if you can pull it off... i'd try to give it a go for a while as a 4-piece and see what happens. it's also more $$$ per head, in theory.

    i know plenty of cover bands that vary in size depending on the size of the gig, availability and $$$$. there will be the core group... and they add onto it for the bigger gigs. maybe an extra guitar. maybe a horn section. maybe a female vocalist.
     
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  11. sixty2strat

    sixty2strat Member

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    Bass player moved to VA so been looking since Febuary, auditioning and sort through emails .....about to give up andnwe found a guy who was a good match in personality taste and ambitions, brought pro gear knew 5 songs and was a quick learner when we tried others when it went well and get this played WELL.

    So seems CL just takes some time
     
  12. thesauce

    thesauce Member

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    I remember when college bulletin boards were the norm :/
     
  13. Stu Cats

    Stu Cats Member

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  14. ant_riv

    ant_riv Supporting Member

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    I would follow Big SB's advice.

    That is how I have connected with some of the best musicians I have been privileged to play with.
     
  15. BigSB

    BigSB Member

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    @ant_riv: why, thank you!

    Really... even just yesterday, a friend who is a killer blues guitarist posted a hint about his band becoming the house band at a new location.

    I commented that I was eager to know where, and he replied that I'd "better be there!" and that with my voice, I could sit in with them any time,

    I won't comment on his taste in vocalists ;) but I will say that now hundreds of people have seen that exchange and I could use that to my advantage.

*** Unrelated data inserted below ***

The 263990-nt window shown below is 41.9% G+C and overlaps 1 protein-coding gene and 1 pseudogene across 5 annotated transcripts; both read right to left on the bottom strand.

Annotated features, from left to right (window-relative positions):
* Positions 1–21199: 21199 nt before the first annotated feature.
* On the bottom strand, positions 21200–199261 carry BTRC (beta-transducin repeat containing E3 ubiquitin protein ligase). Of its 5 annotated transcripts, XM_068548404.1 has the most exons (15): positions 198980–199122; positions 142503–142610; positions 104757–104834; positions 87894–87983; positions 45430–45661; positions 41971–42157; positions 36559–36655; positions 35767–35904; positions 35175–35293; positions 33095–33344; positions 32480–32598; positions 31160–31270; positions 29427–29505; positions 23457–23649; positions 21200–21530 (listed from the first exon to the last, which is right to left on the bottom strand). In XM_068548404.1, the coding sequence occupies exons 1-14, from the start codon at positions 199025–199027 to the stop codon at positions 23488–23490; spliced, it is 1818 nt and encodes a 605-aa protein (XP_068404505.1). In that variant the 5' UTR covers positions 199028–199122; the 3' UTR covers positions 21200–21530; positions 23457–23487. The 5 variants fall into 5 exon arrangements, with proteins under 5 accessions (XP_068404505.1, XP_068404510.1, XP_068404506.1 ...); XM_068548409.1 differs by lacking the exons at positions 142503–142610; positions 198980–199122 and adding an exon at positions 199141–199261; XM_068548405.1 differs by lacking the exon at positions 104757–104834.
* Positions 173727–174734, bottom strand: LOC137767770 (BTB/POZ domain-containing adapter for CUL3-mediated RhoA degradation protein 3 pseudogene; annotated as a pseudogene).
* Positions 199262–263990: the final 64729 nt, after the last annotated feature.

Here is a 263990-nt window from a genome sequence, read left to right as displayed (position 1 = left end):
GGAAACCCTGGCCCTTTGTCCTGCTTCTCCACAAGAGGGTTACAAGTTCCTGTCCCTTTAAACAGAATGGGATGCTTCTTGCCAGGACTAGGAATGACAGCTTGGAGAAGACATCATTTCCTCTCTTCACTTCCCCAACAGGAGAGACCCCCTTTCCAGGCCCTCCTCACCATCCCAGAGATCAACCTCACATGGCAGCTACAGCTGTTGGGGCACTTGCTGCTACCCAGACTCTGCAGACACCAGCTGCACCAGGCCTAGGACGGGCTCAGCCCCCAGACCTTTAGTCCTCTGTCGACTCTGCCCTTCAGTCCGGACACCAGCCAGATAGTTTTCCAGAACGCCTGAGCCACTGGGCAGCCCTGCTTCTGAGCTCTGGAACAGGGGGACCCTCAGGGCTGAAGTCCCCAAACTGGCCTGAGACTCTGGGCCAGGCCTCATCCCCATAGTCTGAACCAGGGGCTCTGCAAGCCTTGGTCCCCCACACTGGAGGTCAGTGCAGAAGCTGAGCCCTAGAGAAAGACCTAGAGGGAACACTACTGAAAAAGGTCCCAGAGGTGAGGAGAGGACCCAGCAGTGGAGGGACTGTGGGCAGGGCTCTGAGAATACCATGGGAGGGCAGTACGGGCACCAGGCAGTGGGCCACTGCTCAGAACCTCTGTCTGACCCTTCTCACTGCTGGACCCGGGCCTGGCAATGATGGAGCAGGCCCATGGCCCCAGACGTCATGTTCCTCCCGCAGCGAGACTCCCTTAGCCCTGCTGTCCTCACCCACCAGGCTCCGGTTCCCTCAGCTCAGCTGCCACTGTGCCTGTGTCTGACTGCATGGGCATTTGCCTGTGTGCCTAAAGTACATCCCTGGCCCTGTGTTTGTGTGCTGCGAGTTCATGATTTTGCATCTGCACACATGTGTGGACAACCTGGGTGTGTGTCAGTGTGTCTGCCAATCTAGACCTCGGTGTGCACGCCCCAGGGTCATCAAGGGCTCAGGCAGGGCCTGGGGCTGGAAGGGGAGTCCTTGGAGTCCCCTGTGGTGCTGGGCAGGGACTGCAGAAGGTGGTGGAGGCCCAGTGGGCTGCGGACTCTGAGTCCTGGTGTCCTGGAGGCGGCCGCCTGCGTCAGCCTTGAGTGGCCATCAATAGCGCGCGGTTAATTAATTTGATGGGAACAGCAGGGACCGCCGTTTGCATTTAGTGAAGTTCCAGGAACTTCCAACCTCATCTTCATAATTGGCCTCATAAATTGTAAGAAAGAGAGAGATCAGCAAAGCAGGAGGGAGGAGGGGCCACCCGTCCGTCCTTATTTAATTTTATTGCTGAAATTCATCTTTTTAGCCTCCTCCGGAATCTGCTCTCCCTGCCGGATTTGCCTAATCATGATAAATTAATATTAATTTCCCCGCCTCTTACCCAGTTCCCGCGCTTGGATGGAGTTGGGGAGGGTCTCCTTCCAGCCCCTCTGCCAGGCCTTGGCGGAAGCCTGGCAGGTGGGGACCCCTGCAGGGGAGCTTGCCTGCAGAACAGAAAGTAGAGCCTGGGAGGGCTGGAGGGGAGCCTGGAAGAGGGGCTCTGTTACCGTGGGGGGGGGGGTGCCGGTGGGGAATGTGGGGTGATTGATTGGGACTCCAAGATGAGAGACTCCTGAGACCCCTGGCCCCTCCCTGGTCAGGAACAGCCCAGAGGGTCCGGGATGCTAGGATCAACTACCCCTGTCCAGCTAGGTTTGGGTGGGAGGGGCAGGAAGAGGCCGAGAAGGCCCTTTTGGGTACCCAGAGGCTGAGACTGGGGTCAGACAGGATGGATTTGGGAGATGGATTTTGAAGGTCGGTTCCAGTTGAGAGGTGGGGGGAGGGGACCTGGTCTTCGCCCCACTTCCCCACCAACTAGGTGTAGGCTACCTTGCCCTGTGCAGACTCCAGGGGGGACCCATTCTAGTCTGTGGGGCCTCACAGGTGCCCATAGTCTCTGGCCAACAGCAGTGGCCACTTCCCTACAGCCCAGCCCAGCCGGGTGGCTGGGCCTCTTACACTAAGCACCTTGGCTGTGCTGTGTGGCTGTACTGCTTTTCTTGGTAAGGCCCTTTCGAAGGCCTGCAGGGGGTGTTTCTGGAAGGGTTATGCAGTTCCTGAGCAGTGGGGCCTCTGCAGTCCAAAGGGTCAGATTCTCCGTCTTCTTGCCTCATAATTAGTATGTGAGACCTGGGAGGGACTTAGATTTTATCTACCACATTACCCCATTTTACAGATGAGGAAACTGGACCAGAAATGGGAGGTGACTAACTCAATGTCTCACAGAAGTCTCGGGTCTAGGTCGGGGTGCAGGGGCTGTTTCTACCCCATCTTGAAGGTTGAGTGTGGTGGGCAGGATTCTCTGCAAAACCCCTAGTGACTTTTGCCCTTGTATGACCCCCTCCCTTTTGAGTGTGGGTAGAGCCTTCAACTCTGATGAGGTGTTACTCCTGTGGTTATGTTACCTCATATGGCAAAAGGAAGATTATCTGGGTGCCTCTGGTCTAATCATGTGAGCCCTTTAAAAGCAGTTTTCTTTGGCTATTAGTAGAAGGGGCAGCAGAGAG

The popular, working bandleader mentioned me because I've been on the scene and shook the hands and played the tunes and made the other players look good.

    All it takes are one or two good players to mention you to their musician friends, and when you make the scene, they'll be paying attention.
     
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  16. stratotastic

    stratotastic Member

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    Like others have said, you have to go where the musicians are. Not the "musicians" that passively sit around posting internet ads, but the ones out there doing something. Gigs, jams, showcases, etc.
     
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  17. Bogner

    Bogner Member

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    Relationship...the key to everything in life.
     
  18. slybird

    slybird Member

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    The best way to find band members is to write great songs, have a great singer or front person, or work with a great drummer (or sometimes any drummer). If you are only a guitarist and don't have one of those you are pretty much going to have a hard time finding people, you will need a lot of grit.
     
  19. BMX

    BMX Member

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    Money talks and "gigs to be booked in the future" walks.

    When you get gigs booked post an add that says "players needed, gigs booked, minimum of $200 a gig, please send video of playing samples" and you'll have good people to pick from. You may have to front some money up front until the gigs start paying better but you'll get the players you're looking for.
     
  20. mannish

    mannish Member

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    There is a local FB group that has musicians seeking each other maybe there is one for your area - I have also tried bandmix - jams are good

    I met my drummer & bass player at jams I hosted 8 or 9 years ago.